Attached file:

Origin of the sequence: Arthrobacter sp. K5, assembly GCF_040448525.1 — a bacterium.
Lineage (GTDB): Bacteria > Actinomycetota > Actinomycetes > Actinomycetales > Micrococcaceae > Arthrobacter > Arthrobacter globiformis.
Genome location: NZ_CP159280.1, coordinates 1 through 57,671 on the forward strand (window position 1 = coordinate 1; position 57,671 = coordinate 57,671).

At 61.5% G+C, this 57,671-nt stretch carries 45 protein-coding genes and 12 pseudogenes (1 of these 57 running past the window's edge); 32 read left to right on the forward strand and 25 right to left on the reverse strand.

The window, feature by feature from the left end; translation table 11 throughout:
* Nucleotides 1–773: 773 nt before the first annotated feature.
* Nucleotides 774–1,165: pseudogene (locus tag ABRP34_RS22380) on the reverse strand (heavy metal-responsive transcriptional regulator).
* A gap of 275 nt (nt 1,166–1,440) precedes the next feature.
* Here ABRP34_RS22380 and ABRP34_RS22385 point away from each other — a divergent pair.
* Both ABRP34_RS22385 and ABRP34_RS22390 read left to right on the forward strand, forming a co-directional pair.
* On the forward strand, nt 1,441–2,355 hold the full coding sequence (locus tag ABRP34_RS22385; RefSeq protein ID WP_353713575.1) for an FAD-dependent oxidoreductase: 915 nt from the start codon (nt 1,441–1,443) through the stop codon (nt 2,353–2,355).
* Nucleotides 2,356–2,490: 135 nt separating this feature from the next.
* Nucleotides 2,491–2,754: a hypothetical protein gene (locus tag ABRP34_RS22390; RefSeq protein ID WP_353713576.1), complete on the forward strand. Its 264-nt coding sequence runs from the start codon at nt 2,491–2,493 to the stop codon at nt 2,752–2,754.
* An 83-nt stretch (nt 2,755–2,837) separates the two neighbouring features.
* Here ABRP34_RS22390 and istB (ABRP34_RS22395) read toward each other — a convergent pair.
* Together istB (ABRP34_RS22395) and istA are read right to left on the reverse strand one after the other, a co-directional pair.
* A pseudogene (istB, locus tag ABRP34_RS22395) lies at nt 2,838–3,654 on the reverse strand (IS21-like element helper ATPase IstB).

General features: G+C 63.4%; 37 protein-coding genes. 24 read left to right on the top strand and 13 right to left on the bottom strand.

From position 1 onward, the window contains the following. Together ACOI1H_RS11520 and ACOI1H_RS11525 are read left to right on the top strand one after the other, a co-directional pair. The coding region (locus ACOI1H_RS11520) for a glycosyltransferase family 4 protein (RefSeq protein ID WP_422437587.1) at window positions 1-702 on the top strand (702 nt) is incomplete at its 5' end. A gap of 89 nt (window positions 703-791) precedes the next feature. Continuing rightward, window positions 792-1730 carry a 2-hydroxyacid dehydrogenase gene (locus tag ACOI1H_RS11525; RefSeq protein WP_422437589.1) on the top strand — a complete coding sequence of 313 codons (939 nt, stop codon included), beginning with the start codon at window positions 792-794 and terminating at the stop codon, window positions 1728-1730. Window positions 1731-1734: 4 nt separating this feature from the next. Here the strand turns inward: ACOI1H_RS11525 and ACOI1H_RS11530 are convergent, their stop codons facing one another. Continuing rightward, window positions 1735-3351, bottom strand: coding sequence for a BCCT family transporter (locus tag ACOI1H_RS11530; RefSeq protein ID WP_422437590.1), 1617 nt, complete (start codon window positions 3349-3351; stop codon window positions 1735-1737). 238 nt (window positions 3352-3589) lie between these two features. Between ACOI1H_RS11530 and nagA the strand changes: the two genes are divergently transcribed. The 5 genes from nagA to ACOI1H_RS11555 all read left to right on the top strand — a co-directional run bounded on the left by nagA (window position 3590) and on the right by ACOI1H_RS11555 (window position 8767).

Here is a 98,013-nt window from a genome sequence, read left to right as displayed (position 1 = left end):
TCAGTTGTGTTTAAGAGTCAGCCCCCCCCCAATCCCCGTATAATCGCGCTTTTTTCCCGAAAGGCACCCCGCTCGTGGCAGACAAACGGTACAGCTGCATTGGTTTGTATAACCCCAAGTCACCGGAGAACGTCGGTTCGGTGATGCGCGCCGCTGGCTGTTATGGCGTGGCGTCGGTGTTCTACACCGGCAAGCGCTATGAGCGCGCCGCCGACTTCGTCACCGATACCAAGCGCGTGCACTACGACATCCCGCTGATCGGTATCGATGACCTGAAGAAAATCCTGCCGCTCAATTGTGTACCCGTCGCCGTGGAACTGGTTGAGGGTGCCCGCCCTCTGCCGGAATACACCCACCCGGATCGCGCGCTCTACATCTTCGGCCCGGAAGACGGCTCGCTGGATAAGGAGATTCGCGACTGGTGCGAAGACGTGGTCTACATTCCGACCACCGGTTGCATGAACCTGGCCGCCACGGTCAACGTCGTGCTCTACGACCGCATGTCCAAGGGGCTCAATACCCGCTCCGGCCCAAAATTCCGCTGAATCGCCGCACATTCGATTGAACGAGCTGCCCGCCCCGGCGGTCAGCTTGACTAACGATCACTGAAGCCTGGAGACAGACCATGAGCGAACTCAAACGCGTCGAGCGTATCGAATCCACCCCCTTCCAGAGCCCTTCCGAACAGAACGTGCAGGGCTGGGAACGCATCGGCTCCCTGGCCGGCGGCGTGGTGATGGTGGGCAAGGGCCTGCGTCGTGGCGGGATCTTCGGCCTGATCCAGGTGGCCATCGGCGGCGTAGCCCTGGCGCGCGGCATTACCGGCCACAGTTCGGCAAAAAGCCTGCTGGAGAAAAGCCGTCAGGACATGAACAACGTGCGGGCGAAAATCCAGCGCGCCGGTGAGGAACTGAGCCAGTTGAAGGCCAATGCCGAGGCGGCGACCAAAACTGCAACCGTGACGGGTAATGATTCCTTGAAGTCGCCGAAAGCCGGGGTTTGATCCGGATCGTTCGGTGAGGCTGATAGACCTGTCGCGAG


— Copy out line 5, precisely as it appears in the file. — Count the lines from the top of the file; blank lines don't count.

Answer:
The window, feature by feature from the left end; translation table 11 throughout: